Shiloh Hamilton Nunn came about as close to death as a person can get; yet he survived.
Today, he counts his blessings after a near fatal car collision with a 1,700-lb. bull near the intersection of Wrightsboro and Stagecoach roads near Thomson on April 8.
"I'm thankful to God that I'm alive," said the 23-year-old Mr. Nunn, during a surprise luncheon held in his honor at Thomson City Hall last Friday. "I'm so very glad to be back at work."
Mr. Nunn, who has worked for the City of Thomson a little more than a year and lives in Thomson, has amazed doctors, nurses, co-workers and friends with his recovery.
"It's a miracle," says Chuck Cason, superintendent of the City of Thomson Natural Gas Department and Mr. Nunn's immediate boss. "He really came close to dying. Shiloh was in a coma for 3 1/2 months. Nobody knew if he was going to make it or not, but God did."
Just one day after learning of Mr. Nunn's sports car mishap, Mr. Cason was praying and comforting Mr. Nunn's parents and other relatives in the Trauma Unit of the Medical College of Georgia Hospital in Augusta.
"I had prayer with his family and over Shiloh in the trauma unit," recalled Mr. Cason. "The Lord revealed to me right then and there that Shiloh was going to be alright. I told them that we've just got to have faith and that the Lord was going to see Shiloh through the ordeal."
Mr. Cason, a member of Sweetwater Baptist Church, said he was certain that God would see Mr. Nunn through his crisis, because of his strong faith.
"I put it in God's hands to watch over and to heal Shiloh," added Mr. Cason.
"God had a perfect plan in sparing Shiloh's life," said Rodney Dunaway, one of Mr. Nunn's co-workers who is also a member of Sweetwater Baptist Church. "There is no doubt that God performed a miracle in his life. It shows us all that God still answers prayers and that He wanted us to see that with Shiloh."
Mr. Nunn recalled that he had left Epp Wilson's farm just before the mishap during Masters Week. He worked for Mr. Wilson doing odds and ends jobs. He didn't leave until about 9 p.m.
He struck a large black bull that crossed in front of him while he was traveling east along Wrightsboro Road in his Mazda Miata, Mr. Nunn veered off the roadway and struck several trees. Since his injuries were life-threatening, he was flown by helicopter from the scene to MCG where he was taken immediately to the trauma unit. His condition was critical.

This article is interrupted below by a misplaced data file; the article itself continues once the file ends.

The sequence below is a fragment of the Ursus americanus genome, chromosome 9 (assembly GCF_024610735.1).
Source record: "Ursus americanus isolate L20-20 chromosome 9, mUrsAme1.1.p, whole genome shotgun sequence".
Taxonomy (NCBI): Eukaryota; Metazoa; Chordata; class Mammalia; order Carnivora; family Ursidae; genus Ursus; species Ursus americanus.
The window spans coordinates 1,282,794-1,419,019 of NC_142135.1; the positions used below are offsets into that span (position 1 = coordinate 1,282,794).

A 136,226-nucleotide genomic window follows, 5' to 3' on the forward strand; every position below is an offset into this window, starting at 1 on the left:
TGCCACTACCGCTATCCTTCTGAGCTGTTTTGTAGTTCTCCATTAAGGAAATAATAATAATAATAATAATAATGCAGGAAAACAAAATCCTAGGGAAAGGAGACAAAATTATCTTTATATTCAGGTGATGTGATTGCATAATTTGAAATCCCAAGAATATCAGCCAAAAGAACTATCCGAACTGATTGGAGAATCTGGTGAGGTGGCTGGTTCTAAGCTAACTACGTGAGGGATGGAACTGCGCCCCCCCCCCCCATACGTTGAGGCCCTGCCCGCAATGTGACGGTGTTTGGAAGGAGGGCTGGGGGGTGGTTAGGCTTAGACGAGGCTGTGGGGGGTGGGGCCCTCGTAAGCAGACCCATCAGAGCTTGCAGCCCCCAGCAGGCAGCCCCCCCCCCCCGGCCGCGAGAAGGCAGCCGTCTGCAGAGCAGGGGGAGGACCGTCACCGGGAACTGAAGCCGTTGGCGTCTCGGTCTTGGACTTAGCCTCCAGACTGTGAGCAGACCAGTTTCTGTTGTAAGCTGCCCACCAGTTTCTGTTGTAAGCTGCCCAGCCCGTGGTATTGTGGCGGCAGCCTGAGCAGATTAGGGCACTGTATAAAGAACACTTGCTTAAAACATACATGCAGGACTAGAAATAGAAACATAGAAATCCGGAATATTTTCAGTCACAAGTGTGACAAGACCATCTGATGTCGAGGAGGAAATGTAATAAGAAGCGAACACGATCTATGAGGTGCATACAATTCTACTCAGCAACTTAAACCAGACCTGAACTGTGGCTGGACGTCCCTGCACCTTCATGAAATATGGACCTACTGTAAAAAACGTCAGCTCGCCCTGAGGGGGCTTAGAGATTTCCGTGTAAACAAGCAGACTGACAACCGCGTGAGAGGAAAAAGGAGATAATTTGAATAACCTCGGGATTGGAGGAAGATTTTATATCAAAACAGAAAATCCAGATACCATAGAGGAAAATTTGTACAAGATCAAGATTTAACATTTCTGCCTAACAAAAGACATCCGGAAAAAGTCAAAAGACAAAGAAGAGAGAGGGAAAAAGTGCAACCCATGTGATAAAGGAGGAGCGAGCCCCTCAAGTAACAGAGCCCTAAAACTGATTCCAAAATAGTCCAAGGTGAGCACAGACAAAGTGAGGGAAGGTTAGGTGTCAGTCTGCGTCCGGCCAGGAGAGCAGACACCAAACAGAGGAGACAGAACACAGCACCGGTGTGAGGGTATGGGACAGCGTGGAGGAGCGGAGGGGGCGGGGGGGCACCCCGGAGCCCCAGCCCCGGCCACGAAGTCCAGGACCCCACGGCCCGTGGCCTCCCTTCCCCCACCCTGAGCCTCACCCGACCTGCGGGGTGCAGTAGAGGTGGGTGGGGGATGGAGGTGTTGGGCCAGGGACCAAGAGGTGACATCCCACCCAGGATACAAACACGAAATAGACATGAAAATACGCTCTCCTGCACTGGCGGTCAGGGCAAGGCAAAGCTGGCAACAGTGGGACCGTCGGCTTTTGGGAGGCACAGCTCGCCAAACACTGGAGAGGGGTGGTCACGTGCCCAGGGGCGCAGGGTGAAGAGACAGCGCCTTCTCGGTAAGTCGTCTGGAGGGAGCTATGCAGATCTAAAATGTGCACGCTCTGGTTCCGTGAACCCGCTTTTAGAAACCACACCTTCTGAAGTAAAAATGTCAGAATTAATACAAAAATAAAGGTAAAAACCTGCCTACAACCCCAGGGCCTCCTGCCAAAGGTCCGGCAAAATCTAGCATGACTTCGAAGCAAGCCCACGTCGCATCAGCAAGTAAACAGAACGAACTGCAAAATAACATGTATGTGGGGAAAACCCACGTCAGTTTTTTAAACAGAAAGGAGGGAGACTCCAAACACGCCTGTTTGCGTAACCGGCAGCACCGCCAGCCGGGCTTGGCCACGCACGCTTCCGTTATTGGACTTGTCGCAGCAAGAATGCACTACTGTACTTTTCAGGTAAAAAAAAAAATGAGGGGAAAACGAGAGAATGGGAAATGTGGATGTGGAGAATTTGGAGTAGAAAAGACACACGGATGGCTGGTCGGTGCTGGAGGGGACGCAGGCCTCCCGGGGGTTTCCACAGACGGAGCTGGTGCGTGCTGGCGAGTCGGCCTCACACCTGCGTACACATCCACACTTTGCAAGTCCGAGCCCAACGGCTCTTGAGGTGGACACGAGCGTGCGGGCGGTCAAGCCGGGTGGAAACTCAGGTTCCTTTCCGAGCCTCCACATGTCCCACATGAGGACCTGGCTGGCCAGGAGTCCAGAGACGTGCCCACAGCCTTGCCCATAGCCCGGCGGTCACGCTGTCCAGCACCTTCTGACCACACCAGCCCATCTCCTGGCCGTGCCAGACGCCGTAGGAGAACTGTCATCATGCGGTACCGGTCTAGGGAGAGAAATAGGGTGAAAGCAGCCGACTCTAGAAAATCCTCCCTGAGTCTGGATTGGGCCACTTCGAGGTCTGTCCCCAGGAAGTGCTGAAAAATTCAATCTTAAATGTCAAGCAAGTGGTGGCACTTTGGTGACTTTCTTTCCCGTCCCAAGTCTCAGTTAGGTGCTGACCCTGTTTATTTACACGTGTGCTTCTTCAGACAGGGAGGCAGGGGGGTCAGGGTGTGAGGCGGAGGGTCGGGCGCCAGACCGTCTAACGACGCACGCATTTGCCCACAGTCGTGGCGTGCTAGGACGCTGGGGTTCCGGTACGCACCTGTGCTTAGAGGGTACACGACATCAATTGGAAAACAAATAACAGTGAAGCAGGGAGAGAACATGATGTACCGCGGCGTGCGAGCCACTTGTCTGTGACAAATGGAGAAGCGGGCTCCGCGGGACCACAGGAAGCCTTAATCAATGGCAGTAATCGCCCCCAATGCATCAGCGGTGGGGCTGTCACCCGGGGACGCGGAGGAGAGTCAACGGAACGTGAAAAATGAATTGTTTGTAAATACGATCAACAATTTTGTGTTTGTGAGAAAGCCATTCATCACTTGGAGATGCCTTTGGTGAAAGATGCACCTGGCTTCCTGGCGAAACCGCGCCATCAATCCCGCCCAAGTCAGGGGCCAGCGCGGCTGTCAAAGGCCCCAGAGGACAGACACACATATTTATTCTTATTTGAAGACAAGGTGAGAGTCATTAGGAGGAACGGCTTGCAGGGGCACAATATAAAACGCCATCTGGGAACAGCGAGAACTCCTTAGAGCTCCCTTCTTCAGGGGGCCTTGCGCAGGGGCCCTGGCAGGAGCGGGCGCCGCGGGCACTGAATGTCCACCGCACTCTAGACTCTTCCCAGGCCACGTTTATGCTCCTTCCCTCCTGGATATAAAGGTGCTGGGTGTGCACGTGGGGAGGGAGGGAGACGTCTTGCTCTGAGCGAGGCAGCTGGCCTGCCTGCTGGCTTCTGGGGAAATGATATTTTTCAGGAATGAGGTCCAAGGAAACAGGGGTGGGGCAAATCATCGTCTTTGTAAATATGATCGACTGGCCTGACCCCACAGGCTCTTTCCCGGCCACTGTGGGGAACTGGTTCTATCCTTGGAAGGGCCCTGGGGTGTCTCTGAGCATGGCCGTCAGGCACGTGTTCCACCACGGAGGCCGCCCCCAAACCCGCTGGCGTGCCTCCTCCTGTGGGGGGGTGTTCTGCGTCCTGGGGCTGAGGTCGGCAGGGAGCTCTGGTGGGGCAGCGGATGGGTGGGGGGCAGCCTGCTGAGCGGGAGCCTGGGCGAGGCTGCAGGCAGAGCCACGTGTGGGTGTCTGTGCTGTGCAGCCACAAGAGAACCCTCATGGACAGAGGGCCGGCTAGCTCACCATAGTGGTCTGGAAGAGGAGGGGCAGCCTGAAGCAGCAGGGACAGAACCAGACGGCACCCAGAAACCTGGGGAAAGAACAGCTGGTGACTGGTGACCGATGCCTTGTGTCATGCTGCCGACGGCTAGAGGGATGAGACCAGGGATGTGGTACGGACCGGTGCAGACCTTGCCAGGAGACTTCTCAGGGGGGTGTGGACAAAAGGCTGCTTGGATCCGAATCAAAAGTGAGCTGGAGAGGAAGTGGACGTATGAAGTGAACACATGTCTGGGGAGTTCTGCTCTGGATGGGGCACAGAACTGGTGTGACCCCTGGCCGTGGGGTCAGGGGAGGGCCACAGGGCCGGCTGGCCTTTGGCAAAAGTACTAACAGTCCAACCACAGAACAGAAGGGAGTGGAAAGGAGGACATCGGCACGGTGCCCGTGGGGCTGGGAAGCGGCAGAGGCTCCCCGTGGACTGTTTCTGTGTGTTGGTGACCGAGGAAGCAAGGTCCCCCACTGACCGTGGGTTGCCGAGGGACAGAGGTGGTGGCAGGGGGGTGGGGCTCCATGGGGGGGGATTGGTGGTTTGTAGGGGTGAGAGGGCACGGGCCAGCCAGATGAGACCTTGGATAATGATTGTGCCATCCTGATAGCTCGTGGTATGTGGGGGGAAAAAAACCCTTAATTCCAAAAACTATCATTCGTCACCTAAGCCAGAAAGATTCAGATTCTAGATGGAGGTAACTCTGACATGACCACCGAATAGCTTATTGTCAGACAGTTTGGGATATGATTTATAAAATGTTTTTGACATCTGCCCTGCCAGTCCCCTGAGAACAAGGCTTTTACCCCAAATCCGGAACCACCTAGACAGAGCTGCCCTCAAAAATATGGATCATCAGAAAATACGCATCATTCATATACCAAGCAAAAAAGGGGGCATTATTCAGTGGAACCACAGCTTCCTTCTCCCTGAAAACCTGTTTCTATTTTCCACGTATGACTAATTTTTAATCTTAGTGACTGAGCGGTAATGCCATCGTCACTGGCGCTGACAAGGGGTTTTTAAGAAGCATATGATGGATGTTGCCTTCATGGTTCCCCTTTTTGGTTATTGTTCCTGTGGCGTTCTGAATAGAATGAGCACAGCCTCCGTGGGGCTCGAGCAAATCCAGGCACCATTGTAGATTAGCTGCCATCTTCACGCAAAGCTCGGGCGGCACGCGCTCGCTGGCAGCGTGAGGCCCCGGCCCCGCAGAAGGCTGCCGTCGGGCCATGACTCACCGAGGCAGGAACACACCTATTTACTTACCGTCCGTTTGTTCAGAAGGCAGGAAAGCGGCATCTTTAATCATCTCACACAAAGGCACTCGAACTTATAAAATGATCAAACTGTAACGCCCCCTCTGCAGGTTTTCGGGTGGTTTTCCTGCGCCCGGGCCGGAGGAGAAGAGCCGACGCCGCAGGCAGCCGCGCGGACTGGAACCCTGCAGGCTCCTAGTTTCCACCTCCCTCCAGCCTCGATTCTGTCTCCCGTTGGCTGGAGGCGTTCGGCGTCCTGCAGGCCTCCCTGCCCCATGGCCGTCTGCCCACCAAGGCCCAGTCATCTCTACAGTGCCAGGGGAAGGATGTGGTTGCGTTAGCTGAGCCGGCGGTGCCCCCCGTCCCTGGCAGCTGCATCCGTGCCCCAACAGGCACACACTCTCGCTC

Mr. Nunn stayed in a coma for 3 1/2 months. He went from weighing 180 lbs. down to 125 lbs. During his lengthy hospital stay, he also underwent multiple surgeries. His skull was fractured in three places and he suffered from other serious injuries, too. Those injuries involved his nasal cavity and eye sockets.
Today, Mr. Nunn has to wear glasses and has no smell or taste.
"Being unable to smell or taste anything has been hard to get used to," said Mr. Nunn, noting that he also has difficulty eating, because he can't open his mouth as wide. "I'm still very thankful to be alive, though."
Right now, Mr. Nunn, who attends Ebenezer Baptist Church in Wilkes County, is getting re-familiarized with his meter reading route.
"He is being rehabilitated back to work form, you might say," said Mr. Cason.
As far as remembering what his job is all about, Mr. Dunaway said his co-worker has had no problems.
"He's just like he left April 8 and came back last Thursday," said Mr. Dunaway.
The only difference is that he hasn't yet been cleared by doctors to drive again. For the last several days, Mr. Nunn has either walked to work or gotten a ride from Mr. Cason.
"We're going to take care of Shiloh, because he's a good employee and very dedicated to his job," said Mr. Cason. "We're all just glad to have him back at work and to see that he's doing so well."